From Scott Carlberg

There are more than 10,000 people talking about your house this week. Really. Your house is a hot topic at DistribuTech, an annual electric power transmission and distribution conference in New Orleans this year. Lots of people are there.

ECC thought you might want to know what they are saying. They want to know if your place will ever be really be smart – as in managing its own energy use, or even able to sell electricity back to the grid from a solar installation. “Hands-free” for you, just to borrow a phrase from the phone industry.

Connected thermostats help manage energy. Smarter home. 

The idea of a smart home has been in the energy headlines for a while, but the idea has not translated into reality on a big scale. “Currently, the best opportunity for demand-side management in homes revolves around smart thermostats,” said one report from the event. Demand-side management means reducing electric usage when a lot of people want power and it could be more expensive.

Technology is changing that. The news report said, “But a whole menagerie of smart, connected appliances are just around the corner, if the smart home bulls are correct. Meanwhile, residential adoption of solar panels, batteries and electric vehicles continues to grow, offering some real heft in terms of distributed capacity.”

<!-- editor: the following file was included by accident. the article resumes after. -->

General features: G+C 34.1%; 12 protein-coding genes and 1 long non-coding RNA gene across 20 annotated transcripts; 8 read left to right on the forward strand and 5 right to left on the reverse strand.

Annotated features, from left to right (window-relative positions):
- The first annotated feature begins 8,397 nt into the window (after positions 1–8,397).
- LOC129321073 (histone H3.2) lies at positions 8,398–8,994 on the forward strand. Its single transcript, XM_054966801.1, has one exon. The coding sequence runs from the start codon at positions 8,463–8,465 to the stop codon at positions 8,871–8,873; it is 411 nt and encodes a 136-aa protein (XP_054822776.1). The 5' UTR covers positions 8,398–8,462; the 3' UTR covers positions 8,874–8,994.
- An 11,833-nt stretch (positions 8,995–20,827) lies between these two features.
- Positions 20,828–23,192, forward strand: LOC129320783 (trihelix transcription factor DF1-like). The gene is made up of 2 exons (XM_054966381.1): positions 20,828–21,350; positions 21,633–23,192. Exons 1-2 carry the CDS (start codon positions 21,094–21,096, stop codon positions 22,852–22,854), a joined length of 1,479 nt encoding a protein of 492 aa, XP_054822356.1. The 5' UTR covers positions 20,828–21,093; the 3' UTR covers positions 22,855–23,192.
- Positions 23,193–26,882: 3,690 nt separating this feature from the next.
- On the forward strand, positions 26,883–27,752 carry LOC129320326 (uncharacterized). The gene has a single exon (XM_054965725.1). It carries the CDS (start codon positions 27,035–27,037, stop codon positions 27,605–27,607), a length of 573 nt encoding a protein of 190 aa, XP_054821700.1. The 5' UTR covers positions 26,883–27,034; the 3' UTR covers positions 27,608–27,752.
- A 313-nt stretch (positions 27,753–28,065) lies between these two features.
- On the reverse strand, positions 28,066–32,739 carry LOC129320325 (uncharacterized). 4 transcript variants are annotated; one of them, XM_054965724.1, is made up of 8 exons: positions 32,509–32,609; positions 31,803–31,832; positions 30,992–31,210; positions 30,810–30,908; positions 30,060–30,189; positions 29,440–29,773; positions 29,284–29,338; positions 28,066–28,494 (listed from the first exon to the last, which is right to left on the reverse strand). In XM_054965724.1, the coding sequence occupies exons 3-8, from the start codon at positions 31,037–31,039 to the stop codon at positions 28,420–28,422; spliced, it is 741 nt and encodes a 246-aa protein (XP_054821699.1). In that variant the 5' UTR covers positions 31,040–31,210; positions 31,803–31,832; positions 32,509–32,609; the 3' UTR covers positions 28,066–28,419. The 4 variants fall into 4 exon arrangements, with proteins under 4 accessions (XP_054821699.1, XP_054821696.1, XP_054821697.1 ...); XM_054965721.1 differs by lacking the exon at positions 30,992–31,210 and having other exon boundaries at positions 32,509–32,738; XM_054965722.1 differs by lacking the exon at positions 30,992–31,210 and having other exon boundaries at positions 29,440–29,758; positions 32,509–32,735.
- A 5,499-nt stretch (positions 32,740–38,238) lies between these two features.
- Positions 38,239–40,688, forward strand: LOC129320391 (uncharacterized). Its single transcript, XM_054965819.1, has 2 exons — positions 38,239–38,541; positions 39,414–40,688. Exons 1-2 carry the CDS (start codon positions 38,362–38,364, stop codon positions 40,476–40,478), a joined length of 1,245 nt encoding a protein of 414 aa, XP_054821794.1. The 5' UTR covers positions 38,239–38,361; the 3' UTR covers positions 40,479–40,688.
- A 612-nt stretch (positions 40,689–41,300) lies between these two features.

Prosumers is the name given to people who make, consume and supply electricity. They are a source of power generation and a user. The downside for the grid – power from consumers has not been on-demand when needed. That is new for customers. “Consumers are no longer just a source of demand that needs to be satisfied but often are a complex combination of supply and demand requirements. Generators are not just distant, heavy, spinning machines providing dispatchable gigawatts…” but can be power made and stored at a home or business. (Source)

Currently, power from customers has been usable only when the consumer was making it, which isn’t always when it’s needed to meet demand That could change as better and cheaper batteries make electric storage possible. Then power can be available and tapped as needed. That won’t just happen automatically because new kinds of partnerships will be needed between utilities, customers and maybe someone to coordinate pricing, or make new technology available, when power is most needed.

People at this big energy event are thinking about how to smarten up all of us. Your ears may be burning this week as people talk about you, and your house.